The COVID-19 pandemic and an early, steamy summer may be the reason why Ottawa has seen a spate in the number of drownings and other water-related incidents, says a safe-swimming advocate. 

High temperatures in May meant parks and beaches were packed and some pandemic-wary people may have headed to unfamiliar and unsupervised waters to escape the crowds. 

“When the swimming season starts that early, and you have people coming out of isolation, I think in general people’s behaviours are different now,” said Chris Wagg, chair of the Ottawa Drowning Prevention Coalition.

There have been five drownings in Ottawa-area waters since the middle of June, including a two-year-old boy who drowned near Petrie Island and two fishermen who lost their lives in the Ottawa River over the August long weekend. 

The ODPC and its partners — the Ottawa Police Service, Ottawa Fire Services and Ottawa Paramedic Service — released a statement Aug. 6, urging “all residents to practise water safety when they are on, in or near water this summer.

“Tragically, there have been five drownings on local waterways this summer. The combination of warm weather and people being near unfamiliar waters are considered possible factors in the these drowning cases.”

Wagg said that while the number of drownings is actually about average for the summer in Ottawa, they all occurred over a short time period. She also said that Ottawa Fire has been receiving more distress calls.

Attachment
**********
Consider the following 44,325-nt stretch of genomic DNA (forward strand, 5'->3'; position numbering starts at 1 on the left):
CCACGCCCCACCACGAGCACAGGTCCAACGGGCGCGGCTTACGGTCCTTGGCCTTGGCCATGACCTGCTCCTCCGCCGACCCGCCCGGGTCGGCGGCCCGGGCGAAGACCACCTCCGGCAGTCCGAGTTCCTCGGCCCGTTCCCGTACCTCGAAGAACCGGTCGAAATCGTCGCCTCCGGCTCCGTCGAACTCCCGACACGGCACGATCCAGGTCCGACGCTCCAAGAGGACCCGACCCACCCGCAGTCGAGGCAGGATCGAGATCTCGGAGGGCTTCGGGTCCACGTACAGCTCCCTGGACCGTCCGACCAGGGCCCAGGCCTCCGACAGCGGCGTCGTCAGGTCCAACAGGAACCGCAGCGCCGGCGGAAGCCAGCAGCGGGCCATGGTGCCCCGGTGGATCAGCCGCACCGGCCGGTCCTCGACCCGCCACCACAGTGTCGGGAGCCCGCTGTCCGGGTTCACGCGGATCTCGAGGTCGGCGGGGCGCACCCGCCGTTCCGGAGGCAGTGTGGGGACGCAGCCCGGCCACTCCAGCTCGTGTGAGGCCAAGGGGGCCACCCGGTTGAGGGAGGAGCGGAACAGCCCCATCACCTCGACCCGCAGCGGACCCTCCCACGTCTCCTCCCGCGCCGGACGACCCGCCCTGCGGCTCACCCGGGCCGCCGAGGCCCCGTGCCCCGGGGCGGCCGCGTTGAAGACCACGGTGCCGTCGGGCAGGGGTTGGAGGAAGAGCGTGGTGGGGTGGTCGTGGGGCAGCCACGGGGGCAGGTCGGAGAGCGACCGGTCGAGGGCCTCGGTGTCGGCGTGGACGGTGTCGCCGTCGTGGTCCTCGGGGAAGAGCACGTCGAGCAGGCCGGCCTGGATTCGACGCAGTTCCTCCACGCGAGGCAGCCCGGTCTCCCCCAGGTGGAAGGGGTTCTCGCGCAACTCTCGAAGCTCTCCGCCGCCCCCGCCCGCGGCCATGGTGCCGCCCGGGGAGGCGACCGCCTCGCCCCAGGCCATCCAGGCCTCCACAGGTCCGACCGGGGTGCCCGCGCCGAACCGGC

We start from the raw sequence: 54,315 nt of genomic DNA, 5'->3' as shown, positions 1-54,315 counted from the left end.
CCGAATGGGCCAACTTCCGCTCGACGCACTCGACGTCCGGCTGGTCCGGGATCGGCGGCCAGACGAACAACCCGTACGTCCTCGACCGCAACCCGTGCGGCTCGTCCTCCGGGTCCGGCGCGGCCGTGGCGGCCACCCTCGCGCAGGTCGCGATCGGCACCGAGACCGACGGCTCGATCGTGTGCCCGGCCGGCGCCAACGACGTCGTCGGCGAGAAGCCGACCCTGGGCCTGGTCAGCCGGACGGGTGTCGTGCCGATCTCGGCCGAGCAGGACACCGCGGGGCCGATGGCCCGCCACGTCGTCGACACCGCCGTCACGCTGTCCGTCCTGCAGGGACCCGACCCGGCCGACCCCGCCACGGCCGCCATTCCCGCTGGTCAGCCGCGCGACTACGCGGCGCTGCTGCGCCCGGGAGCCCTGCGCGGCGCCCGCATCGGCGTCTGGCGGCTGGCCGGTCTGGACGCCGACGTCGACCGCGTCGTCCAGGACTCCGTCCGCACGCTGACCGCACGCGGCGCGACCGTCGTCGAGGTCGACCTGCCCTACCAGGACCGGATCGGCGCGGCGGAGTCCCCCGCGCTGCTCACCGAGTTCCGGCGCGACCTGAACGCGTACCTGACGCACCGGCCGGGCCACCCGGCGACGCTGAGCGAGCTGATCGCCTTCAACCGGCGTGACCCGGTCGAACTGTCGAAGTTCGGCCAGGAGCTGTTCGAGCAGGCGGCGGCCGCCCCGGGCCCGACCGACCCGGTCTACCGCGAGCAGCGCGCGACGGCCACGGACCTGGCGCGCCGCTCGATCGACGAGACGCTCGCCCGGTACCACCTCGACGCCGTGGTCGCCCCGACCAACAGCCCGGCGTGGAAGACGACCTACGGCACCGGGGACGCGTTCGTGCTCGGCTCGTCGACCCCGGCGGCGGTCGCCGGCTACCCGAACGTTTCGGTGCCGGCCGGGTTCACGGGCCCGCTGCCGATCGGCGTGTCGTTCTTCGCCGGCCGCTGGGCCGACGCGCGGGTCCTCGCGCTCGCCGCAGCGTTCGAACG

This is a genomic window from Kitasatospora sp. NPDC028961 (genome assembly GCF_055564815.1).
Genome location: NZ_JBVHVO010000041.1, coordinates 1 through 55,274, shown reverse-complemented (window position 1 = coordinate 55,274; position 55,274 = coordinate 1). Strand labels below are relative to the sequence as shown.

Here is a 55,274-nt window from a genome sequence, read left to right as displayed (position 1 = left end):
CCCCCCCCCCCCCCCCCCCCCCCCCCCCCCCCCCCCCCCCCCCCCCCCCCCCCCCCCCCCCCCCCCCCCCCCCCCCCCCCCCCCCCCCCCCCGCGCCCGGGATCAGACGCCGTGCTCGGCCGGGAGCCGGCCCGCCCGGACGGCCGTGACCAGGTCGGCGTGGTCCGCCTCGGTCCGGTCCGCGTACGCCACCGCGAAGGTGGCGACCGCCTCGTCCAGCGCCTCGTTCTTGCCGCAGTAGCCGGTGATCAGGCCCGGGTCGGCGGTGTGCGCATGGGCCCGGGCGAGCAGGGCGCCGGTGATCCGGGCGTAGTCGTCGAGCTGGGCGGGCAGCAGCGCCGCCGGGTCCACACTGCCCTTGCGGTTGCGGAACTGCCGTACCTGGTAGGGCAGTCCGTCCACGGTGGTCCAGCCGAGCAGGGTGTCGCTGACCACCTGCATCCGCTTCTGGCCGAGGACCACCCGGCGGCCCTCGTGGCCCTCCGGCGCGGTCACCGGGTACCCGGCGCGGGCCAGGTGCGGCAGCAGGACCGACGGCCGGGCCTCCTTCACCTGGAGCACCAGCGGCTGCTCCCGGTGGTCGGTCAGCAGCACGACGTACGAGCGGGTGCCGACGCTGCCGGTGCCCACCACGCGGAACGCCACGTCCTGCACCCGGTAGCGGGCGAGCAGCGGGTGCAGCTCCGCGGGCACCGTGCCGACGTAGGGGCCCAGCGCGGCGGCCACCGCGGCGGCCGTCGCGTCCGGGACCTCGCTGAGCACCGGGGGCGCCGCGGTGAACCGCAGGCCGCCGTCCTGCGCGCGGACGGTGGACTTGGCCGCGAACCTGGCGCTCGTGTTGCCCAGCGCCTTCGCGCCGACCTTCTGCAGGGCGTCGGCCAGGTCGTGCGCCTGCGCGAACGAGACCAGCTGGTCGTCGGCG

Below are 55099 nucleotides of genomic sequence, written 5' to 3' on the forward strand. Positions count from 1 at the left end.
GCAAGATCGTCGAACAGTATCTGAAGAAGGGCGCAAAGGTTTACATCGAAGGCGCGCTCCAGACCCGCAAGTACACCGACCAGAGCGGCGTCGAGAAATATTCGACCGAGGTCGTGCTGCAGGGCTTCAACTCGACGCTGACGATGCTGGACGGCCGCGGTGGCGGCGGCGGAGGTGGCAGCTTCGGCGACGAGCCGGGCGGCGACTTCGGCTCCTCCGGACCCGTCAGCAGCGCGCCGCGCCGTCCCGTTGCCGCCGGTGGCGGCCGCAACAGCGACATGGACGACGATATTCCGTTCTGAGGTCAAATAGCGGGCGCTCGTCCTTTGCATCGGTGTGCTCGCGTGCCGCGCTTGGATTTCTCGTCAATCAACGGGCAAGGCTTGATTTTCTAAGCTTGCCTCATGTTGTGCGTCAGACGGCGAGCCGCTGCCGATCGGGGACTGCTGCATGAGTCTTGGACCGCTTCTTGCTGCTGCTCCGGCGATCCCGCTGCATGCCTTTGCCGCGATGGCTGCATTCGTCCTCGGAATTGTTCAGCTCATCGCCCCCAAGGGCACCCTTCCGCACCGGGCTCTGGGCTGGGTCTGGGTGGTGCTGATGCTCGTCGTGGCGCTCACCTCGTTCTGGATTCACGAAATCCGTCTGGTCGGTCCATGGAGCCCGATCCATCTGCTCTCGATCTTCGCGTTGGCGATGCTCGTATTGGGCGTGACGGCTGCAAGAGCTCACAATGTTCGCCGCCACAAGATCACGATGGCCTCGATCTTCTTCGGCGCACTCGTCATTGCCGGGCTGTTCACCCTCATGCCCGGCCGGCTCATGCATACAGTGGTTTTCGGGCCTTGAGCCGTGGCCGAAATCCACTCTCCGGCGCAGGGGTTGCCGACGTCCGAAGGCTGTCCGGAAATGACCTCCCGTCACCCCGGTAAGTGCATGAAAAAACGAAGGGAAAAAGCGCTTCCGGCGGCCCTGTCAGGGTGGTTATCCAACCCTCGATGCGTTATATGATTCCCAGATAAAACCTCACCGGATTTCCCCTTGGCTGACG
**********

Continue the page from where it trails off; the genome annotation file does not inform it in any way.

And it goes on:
“They’ve actually had double the calls that they’ve had from previous years,” she said. “They are getting called out twice as much as they used to.”

Wagg said Ottawa Police are also seeing more people swimming where they don’t normally swim, including unsupervised areas along the Ottawa River.

On July 3, a 14-year-old boy drowned swimming with friends from the Prince of Wales Bridge on the Ottawa River just west of LeBreton Flats. The once-popular spot for swimmers has been officially off-limits for several years after the City of Ottawa erected a fence and posted warning signs.

“We were coming to some sort of conclusion — that isn’t proven yet — that because of COVID, and (that) Ottawa beaches are quite crowded, that people are just going along the bike path and finding their own little secluded area to swim,” said Wagg.

Wagg said that she, along with Ottawa police, will patrol along the Ottawa and Rideau rivers to see firsthand what they need in terms of added safety measures in open water.

She noted that, in the past, they have focused on drowning prevention in swimming pools, both public and private.

“That was a large part of our focus for years,” she said. “So now it’s time to switch to the rivers.”

The police Marine, Dive and Trails Unit will be on local waterways enforcing boating laws every weekend until the end of the summer. 

The Ottawa Drowning Prevention Coalition has multiple tips for swimmers and boaters to prevent drowning. A full list can be found here, but include guidelines such as:

• Be aware of swimming in unknown waters; swift water and depths in our rivers can change quickly;

• Always wear a life jacket near open bodies of water, no matter what level of swimmer you are. Currents are strong and there could be undertows;

• Parents, stay within arms’ reach of your young children. Drowning can happen in seconds;

• Swimming, boating and alcohol don’t mix.

Wagg said it’s especially important to be wary of rivers, which can be swift-moving and pose a number of unexpected dangers.

In short, she said: “Swim in familiar areas and know your limits.”